Typical Performance of an Active Aircraft System SYSTEM OFF SYSTEM ON Single multichannel centralised digital controller used with 48 actuators and 72 sensors distributed throughout the cabin

Feedback control of Sound
Active Headset using Feedback Control If no external reference signal is available, conventional feedback control can be used to control sound at low frequencies.

Feedback control of Sound
Active Headset using Feedback Control Active control off dB Active control on Frequency (Hz)

Feedback control of Sound

Active headrest – zones of quiet
kL=0.2 KL=0.5 10dB 20dB KL=1 KL=2

Active Vibroacoustic Control

Objective: To minimise the transmitted sound power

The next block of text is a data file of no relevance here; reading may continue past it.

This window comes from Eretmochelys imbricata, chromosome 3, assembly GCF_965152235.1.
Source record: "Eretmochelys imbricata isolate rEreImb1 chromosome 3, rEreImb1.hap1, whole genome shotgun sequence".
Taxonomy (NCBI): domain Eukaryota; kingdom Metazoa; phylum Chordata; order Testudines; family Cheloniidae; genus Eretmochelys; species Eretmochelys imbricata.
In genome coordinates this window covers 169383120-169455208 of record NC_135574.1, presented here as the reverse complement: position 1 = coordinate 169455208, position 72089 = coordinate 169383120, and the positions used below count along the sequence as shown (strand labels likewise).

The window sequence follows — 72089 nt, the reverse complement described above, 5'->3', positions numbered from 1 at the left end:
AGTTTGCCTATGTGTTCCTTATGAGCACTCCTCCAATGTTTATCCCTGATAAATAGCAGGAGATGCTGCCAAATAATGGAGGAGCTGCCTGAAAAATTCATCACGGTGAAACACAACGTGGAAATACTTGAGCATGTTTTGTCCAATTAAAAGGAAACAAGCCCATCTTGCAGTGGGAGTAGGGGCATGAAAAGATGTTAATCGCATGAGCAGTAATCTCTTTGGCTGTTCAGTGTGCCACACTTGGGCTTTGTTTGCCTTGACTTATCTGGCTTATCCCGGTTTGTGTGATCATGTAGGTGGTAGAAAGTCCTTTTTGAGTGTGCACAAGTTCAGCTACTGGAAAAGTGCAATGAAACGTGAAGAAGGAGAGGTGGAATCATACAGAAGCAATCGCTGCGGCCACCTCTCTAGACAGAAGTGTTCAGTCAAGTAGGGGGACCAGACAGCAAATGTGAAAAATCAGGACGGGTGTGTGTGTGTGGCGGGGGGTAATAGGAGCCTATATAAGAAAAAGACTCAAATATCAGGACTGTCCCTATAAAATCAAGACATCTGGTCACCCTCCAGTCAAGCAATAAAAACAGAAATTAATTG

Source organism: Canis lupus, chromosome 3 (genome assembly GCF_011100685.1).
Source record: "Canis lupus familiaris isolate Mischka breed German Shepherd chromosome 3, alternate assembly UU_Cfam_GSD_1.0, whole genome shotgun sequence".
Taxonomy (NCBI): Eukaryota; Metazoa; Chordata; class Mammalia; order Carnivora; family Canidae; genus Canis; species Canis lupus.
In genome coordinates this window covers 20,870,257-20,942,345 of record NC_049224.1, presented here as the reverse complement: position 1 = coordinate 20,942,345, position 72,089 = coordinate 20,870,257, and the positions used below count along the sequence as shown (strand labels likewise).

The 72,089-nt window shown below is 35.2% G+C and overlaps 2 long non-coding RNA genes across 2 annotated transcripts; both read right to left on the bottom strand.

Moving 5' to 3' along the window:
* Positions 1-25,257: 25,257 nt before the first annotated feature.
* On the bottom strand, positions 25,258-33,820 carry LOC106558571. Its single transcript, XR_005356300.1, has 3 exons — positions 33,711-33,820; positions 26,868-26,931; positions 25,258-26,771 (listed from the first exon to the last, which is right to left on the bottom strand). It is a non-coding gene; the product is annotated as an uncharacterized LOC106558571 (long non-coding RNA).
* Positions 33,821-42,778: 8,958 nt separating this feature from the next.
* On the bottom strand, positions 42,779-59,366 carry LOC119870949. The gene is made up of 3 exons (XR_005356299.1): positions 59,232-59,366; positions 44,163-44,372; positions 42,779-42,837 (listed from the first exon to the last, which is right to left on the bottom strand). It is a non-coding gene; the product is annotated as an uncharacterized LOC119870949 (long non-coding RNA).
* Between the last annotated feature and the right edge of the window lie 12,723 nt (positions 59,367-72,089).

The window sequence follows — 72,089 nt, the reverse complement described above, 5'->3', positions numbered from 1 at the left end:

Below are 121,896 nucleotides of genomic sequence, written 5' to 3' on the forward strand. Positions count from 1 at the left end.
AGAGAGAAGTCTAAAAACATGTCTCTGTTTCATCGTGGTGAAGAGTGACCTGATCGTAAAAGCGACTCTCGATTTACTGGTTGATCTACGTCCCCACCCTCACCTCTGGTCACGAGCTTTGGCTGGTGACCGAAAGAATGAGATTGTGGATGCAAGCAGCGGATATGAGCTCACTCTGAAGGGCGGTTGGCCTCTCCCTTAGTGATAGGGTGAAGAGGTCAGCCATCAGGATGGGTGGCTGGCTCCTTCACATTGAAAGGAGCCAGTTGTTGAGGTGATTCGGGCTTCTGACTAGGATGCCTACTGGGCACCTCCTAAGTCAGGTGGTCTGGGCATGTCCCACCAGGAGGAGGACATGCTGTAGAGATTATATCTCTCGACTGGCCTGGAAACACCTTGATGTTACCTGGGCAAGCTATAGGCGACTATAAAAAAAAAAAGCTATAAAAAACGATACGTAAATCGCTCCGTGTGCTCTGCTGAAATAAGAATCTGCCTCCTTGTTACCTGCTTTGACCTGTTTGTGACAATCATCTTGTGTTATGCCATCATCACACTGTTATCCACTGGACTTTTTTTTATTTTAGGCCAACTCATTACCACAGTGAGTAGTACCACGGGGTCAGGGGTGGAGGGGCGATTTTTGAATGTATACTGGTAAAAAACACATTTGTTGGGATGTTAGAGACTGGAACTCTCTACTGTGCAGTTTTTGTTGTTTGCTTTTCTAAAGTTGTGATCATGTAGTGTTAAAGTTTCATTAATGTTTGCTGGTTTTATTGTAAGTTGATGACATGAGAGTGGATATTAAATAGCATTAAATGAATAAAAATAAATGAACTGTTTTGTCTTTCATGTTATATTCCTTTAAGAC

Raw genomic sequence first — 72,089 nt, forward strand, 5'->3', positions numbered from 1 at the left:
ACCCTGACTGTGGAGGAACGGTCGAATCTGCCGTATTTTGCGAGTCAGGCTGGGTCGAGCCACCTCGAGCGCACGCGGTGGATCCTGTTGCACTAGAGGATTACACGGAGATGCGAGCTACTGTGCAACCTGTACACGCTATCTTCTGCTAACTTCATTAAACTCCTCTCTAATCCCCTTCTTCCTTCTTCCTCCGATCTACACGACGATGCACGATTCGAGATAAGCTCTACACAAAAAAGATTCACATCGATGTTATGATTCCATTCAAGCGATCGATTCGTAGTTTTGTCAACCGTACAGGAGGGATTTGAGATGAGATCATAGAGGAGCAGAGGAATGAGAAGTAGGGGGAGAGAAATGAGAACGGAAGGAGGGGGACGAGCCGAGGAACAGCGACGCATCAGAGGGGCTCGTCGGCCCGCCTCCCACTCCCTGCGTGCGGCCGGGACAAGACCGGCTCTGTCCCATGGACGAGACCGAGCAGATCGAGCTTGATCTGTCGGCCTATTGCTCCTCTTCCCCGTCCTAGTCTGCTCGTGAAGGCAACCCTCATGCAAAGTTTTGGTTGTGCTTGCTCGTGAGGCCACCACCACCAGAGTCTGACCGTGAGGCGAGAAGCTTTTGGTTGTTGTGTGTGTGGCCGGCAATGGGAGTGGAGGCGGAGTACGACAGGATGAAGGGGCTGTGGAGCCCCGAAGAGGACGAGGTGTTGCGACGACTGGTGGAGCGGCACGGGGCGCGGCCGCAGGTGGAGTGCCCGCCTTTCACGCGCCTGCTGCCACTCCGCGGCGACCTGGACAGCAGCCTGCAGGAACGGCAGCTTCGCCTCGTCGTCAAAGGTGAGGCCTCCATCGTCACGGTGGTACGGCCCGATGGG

The Problem Incident sound power baffle Transmitted sound power Simply supported panel Objective: To minimise the transmitted sound power

The Active Control System
Panel Accelerometer Piezoceramic actuator Analogue controller

Piezoceramic Actuators
F d plate actuator M plate F

Active Control Performance (simulations)
Feedback gain Sound transmission ratio (dB) Integrated from 0-1kHz Piezoceramic Actuators Force Actuators Frequency (Hz) Sound transmission ratio (dB) Increasing gain

What Happens to the Panel Vibration?
Integrated from 0-1kHz Kinetic energy (dB) Increasing gain Frequency (Hz) Piezoceramic Actuators Kinetic energy (dB) Force Actuators Feedback gain

Experimental Result (after Bianchi et al)
Pressure (dB re arbitrary units) Gain limited by accelerometer resonance Compensator used in feedback circuit

Concluding Remarks Active sound control is being used as an alternative to passive control in many different applications especially at low frequencies ducts aircraft automobile Combination of acoustic and vibration control maybe seen in the future